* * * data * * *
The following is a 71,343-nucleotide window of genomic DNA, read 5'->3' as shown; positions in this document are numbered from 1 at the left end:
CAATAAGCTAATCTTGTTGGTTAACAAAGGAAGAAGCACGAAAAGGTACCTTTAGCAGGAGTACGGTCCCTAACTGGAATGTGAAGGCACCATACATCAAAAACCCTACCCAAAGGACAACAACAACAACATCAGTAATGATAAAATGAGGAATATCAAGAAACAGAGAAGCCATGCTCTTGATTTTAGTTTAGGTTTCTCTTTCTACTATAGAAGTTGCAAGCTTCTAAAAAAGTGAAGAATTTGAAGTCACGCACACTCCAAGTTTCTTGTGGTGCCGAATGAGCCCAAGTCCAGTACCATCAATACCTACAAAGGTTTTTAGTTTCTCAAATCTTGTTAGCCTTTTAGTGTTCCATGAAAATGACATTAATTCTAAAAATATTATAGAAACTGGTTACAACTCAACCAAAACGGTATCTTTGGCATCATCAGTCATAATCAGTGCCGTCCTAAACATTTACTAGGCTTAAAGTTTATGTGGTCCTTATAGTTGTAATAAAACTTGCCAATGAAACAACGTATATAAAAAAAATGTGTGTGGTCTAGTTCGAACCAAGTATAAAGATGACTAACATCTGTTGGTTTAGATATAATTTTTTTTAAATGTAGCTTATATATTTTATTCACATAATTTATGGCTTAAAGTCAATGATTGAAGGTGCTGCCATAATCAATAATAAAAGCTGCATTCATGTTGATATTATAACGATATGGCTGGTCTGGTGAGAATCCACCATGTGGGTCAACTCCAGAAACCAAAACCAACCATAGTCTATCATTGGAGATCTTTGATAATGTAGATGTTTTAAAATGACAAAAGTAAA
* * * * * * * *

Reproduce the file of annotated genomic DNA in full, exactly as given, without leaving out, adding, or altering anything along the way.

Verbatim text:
The following is a 71,343-nucleotide window of genomic DNA, read 5'->3' as shown; positions in this document are numbered from 1 at the left end:
CAATAAGCTAATCTTGTTGGTTAACAAAGGAAGAAGCACGAAAAGGTACCTTTAGCAGGAGTACGGTCCCTAACTGGAATGTGAAGGCACCATACATCAAAAACCCTACCCAAAGGACAACAACAACAACATCAGTAATGATAAAATGAGGAATATCAAGAAACAGAGAAGCCATGCTCTTGATTTTAGTTTAGGTTTCTCTTTCTACTATAGAAGTTGCAAGCTTCTAAAAAAGTGAAGAATTTGAAGTCACGCACACTCCAAGTTTCTTGTGGTGCCGAATGAGCCCAAGTCCAGTACCATCAATACCTACAAAGGTTTTTAGTTTCTCAAATCTTGTTAGCCTTTTAGTGTTCCATGAAAATGACATTAATTCTAAAAATATTATAGAAACTGGTTACAACTCAACCAAAACGGTATCTTTGGCATCATCAGTCATAATCAGTGCCGTCCTAAACATTTACTAGGCTTAAAGTTTATGTGGTCCTTATAGTTGTAATAAAACTTGCCAATGAAACAACGTATATAAAAAAAATGTGTGTGGTCTAGTTCGAACCAAGTATAAAGATGACTAACATCTGTTGGTTTAGATATAATTTTTTTTAAATGTAGCTTATATATTTTATTCACATAATTTATGGCTTAAAGTCAATGATTGAAGGTGCTGCCATAATCAATAATAAAAGCTGCATTCATGTTGATATTATAACGATATGGCTGGTCTGGTGAGAATCCACCATGTGGGTCAACTCCAGAAACCAAAACCAACCATAGTCTATCATTGGAGATCTTTGATAATGTAGATGTTTTAAAATGACAAAAGTAAA